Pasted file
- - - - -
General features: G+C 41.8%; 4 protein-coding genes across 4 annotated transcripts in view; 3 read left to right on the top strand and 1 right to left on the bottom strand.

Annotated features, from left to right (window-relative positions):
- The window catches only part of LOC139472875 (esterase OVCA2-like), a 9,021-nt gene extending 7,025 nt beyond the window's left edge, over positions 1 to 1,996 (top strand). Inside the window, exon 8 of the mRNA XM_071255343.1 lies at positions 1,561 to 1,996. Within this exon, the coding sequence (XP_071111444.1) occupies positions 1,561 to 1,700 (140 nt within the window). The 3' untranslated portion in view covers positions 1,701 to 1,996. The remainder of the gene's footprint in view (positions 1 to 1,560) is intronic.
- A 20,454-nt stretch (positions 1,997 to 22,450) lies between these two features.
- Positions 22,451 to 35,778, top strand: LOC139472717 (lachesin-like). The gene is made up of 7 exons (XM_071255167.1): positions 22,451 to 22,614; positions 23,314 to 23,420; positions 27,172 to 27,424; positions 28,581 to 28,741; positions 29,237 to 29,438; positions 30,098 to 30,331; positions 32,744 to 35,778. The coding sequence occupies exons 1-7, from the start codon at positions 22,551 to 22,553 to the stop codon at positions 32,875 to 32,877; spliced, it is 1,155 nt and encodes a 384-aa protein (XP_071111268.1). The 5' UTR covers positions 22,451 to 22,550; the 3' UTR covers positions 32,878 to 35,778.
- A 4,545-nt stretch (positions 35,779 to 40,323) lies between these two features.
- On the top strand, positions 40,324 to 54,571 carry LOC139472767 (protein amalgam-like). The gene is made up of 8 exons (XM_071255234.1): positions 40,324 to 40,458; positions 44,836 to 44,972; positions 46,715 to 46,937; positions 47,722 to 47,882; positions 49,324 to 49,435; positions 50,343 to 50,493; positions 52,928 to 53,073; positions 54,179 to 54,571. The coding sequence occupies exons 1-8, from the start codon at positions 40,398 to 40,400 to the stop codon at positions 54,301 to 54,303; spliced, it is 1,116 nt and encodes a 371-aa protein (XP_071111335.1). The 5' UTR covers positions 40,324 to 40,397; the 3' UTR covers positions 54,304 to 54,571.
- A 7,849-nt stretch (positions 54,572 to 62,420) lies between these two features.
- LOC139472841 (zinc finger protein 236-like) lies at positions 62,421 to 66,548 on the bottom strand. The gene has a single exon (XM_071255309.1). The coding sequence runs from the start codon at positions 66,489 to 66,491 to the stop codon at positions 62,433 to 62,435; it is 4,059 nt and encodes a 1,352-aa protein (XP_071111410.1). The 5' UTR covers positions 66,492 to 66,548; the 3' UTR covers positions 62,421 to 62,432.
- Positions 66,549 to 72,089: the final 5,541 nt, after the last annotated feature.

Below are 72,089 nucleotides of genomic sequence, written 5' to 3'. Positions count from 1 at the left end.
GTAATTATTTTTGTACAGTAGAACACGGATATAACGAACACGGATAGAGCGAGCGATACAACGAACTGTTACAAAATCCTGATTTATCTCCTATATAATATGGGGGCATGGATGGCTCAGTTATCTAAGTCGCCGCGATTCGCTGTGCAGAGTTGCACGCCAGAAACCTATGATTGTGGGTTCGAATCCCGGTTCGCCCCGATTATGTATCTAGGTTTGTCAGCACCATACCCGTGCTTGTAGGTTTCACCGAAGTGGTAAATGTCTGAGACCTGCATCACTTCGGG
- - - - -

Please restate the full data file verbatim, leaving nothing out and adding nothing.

General features: G+C 41.8%; 4 protein-coding genes across 4 annotated transcripts in view; 3 read left to right on the top strand and 1 right to left on the bottom strand.

Annotated features, from left to right (window-relative positions):
- The window catches only part of LOC139472875 (esterase OVCA2-like), a 9,021-nt gene extending 7,025 nt beyond the window's left edge, over positions 1 to 1,996 (top strand). Inside the window, exon 8 of the mRNA XM_071255343.1 lies at positions 1,561 to 1,996. Within this exon, the coding sequence (XP_071111444.1) occupies positions 1,561 to 1,700 (140 nt within the window). The 3' untranslated portion in view covers positions 1,701 to 1,996. The remainder of the gene's footprint in view (positions 1 to 1,560) is intronic.
- A 20,454-nt stretch (positions 1,997 to 22,450) lies between these two features.
- Positions 22,451 to 35,778, top strand: LOC139472717 (lachesin-like). The gene is made up of 7 exons (XM_071255167.1): positions 22,451 to 22,614; positions 23,314 to 23,420; positions 27,172 to 27,424; positions 28,581 to 28,741; positions 29,237 to 29,438; positions 30,098 to 30,331; positions 32,744 to 35,778. The coding sequence occupies exons 1-7, from the start codon at positions 22,551 to 22,553 to the stop codon at positions 32,875 to 32,877; spliced, it is 1,155 nt and encodes a 384-aa protein (XP_071111268.1). The 5' UTR covers positions 22,451 to 22,550; the 3' UTR covers positions 32,878 to 35,778.
- A 4,545-nt stretch (positions 35,779 to 40,323) lies between these two features.
- On the top strand, positions 40,324 to 54,571 carry LOC139472767 (protein amalgam-like). The gene is made up of 8 exons (XM_071255234.1): positions 40,324 to 40,458; positions 44,836 to 44,972; positions 46,715 to 46,937; positions 47,722 to 47,882; positions 49,324 to 49,435; positions 50,343 to 50,493; positions 52,928 to 53,073; positions 54,179 to 54,571. The coding sequence occupies exons 1-8, from the start codon at positions 40,398 to 40,400 to the stop codon at positions 54,301 to 54,303; spliced, it is 1,116 nt and encodes a 371-aa protein (XP_071111335.1). The 5' UTR covers positions 40,324 to 40,397; the 3' UTR covers positions 54,304 to 54,571.
- A 7,849-nt stretch (positions 54,572 to 62,420) lies between these two features.
- LOC139472841 (zinc finger protein 236-like) lies at positions 62,421 to 66,548 on the bottom strand. The gene has a single exon (XM_071255309.1). The coding sequence runs from the start codon at positions 66,489 to 66,491 to the stop codon at positions 62,433 to 62,435; it is 4,059 nt and encodes a 1,352-aa protein (XP_071111410.1). The 5' UTR covers positions 66,492 to 66,548; the 3' UTR covers positions 62,421 to 62,432.
- Positions 66,549 to 72,089: the final 5,541 nt, after the last annotated feature.

Below are 72,089 nucleotides of genomic sequence, written 5' to 3'. Positions count from 1 at the left end.
GTAATTATTTTTGTACAGTAGAACACGGATATAACGAACACGGATAGAGCGAGCGATACAACGAACTGTTACAAAATCCTGATTTATCTCCTATATAATATGGGGGCATGGATGGCTCAGTTATCTAAGTCGCCGCGATTCGCTGTGCAGAGTTGCACGCCAGAAACCTATGATTGTGGGTTCGAATCCCGGTTCGCCCCGATTATGTATCTAGGTTTGTCAGCACCATACCCGTGCTTGTAGGTTTCACCGAAGTGGTAAATGTCTGAGACCTGCATCACTTCGGG